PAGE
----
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Black Cannabis Week aims to advance social justice with inclusive virtual event that ~everyone~ should attend – HeyHelloHigh


Event alert! We’re clearing our calendars for Black Cannabis Week, coming up this September 20th-27th, 2020. With an aim to advance social justice in the cannabis industry, this can’t-miss virtual event includes a lineup of incredible speakers and experiences seeks to engage in policy that reinforces inclusion, equality, and accessibility. 

Grab a ticket to reserve your spot for the week’s events here on Eventbrite (General Admission tickets are FREE with the option to donate to support this important initiative).

It was our pleasure to speak with Cherron Perry-Thomas, one of the organizers of Black Cannabis Week, to get the inside scoop.

Cherron, it’s so great to chat with you today. Let’s jump right in – what inspired you to co-found Black Cannabis Week?

The low levels of Black inclusion in the cannabis industry is less than 2% in the U.S. but, the arrest rates are disproportionately higher than whites. I was inspired to create Black Cannabis Week by old and new movements that demand Blacks are acknowledged and respected for our skills, innovations, culture and more. For the last two years, the Diaspora Alliance for Cannabis Opportunities hosted a 2- day conference in Philadelphia. Earlier in the year, it looked like we would still plan for the Cannabis Opportunities Conference. Once it was clear the pandemic was staying, the conference pivoted online. With this new choice of online and streaming, we could invite more participants from outside of our region to help celebrate, educate and elevate Blacks in cannabis.

The cannabis industry is considered to be a new industry.  With years of probation there is now so much to learn.  Black Cannabis Week was intended for the “aunties” of the world. In every community they are the ones who we see leading the calls to vote, get an education or a health check, knowledgeable of where to buy and who to buy from. We need them to lead the fight to destigmatize cannabis in our communities. Helping generations understand the cannabis industry and its benefits will be a great asset to the community. 

Who should attend, and what can event attendees expect from the week?

Black Cannabis Week is for parents, patients, veterans, lawmakers, professionals, the canna curious and any community interested in learning more. The attendees can expect seven days of cannabis content, including 2 cannabis conferences, workshops, job fair, panels and speakers to listen to and amplify Black voices. Each day there is a different theme to highlight the day’s education and information.

Black Cannabis Week is for parents, patients, veterans, lawmakers, professionals, the canna curious and any community interested in learning more.

Cherron Perry-Thomas, director of Social Impact at the Diasporic Alliance for Cannabis Opportunities, speaks during the announcement of the cannabis conference in 2019 (Abdul Sulayman/The Philadelphia Tribune)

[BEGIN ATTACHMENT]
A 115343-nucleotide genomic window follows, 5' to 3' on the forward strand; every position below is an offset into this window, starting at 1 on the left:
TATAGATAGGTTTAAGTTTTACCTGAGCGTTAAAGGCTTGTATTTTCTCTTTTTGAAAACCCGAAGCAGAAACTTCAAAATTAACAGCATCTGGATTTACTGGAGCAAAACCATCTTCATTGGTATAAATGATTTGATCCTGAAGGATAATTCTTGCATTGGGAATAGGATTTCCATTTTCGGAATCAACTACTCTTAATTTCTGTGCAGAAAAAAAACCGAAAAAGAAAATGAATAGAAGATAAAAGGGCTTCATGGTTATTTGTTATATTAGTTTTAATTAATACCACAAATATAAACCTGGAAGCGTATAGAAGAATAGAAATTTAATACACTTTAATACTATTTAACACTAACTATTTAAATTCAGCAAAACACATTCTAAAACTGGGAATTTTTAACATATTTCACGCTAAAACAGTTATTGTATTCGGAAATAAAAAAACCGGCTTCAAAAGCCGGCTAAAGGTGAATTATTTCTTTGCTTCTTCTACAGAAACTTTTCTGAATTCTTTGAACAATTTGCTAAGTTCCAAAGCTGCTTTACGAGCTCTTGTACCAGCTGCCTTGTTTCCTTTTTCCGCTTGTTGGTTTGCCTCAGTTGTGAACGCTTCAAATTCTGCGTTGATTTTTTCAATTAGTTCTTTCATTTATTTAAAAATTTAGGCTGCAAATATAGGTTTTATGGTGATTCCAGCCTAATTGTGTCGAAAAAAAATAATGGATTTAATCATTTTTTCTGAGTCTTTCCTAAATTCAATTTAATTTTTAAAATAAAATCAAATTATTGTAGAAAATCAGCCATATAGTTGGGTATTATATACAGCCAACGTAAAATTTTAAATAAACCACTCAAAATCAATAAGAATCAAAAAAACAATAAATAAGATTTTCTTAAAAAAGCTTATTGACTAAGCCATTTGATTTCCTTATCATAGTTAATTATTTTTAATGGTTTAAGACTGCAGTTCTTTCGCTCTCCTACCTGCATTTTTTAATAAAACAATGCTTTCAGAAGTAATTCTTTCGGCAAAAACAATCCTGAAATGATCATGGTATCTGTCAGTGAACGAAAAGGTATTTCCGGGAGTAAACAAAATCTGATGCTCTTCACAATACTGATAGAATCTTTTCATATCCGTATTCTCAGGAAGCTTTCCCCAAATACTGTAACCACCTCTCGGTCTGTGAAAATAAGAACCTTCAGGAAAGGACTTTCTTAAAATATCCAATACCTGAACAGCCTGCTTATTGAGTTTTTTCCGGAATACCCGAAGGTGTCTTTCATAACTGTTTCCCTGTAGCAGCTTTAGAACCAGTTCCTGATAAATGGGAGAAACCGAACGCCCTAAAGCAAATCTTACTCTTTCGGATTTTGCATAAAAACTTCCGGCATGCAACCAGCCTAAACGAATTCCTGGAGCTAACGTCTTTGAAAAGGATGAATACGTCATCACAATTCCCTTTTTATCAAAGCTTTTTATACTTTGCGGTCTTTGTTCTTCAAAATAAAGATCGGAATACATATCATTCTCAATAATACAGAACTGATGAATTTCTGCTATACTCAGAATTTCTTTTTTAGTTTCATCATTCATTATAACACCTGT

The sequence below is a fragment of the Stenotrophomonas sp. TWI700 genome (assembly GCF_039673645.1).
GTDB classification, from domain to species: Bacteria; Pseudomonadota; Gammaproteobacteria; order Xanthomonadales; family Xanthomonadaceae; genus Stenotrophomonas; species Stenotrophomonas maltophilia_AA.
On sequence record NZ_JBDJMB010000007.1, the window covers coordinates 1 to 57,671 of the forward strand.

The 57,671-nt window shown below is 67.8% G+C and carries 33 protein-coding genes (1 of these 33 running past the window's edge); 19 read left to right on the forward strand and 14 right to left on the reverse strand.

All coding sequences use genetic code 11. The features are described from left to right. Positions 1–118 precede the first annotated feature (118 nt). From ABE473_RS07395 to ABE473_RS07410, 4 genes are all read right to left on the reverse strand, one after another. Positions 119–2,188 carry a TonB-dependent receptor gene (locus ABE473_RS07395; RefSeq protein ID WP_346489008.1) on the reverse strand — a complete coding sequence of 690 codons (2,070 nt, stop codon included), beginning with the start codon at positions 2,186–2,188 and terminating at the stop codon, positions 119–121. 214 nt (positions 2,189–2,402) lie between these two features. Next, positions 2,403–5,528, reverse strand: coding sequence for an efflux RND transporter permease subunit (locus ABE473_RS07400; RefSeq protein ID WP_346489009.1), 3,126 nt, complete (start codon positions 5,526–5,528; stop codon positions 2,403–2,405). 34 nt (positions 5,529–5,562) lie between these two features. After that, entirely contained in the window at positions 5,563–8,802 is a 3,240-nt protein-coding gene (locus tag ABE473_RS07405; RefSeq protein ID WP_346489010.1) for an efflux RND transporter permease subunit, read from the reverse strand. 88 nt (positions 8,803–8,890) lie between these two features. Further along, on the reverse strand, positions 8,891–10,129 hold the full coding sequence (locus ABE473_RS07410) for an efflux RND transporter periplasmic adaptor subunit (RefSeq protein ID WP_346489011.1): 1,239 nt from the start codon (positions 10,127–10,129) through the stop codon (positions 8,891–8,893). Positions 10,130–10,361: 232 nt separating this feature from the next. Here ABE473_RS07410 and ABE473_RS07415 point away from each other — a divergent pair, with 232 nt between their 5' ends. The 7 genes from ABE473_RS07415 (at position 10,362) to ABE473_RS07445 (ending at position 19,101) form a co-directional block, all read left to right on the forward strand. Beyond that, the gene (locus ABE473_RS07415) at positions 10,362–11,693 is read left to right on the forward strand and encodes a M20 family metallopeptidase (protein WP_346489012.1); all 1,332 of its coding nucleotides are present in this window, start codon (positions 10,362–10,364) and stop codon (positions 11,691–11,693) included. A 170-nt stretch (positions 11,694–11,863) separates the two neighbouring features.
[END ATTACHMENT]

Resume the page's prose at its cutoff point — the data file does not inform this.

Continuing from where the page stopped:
What has been the most exciting part of planning this event? The most challenging?

One of the exciting parts to planning Black Cannabis Week were the conversations with people who were totally behind the idea. I believe that subconsciously there are a lot of us thinking about the exact same time.  This Black Cannabis Week is a collective though,  I’m just the vessel to let it flow. The most challenging part to planning this event has been COVID 19.  It’s been a challenge to do almost anything in the middle of a pandemic. The virus has taken lives that I have loved, caused financial stress, and limited everyday activities.

There’s an incredible lineup of speakers on the schedule this year. If you could choose one celebrity or influencer to make a keynote in next year’s 2021 event, who would you choose?

If I could choose a celebrity to be a keynote for 2021, it would be Mike Tyson. He is working on a cannabis report project.  I think that is so dope! I’ve learned to really respect him for his growth and constant struggle to overcome his past to move forward. His podcast is one of the few I listen to these days, it’s so far from my experience but I appreciate the rawness in the interviews.

Are there still opportunities to get involved with BCW for sponsors, artists, speakers, etc? If so, how should they reach out?

Although the week is near there is still room for more voices, we want to make this event as inclusive as possible. There is so much to learn and so many experts to share. We are still inviting artists to participate in the “Adult Use Happenings” each day after the conference from 8 to 10, except that Wednesday and Friday. We plan to have a free movie watch party of the full length movie, C(Answer) (www.cancerfilm.com) on that Wednesday and a Friday nite bingo party hosted by Minorities for Medical Marijuana (M4MM). And there is room left for employees,  sponsors and exhibitors who will be able to engage attendees up to nine months after the conference has ended.  There’s even opportunities to interact live on our Whova app. Please reach out for more details at 800-791-1845 or blackcannabisweek@gmail.com

What’s one thing that every cannabis consumer can do to help make the industry more inclusive?

It’s so important that cannabis consumers seek Black companies and brands as they shop for products. They should demand that their federal lawmakers support the MORE Act which will create a fund to support communities impacted by the war on drugs, allow SBA loans and services, start the process of expungement and more.


Thanks for speaking with us, Cherron! Be sure to get your ticket for Black Cannabis Week here, and we’ll see you there.



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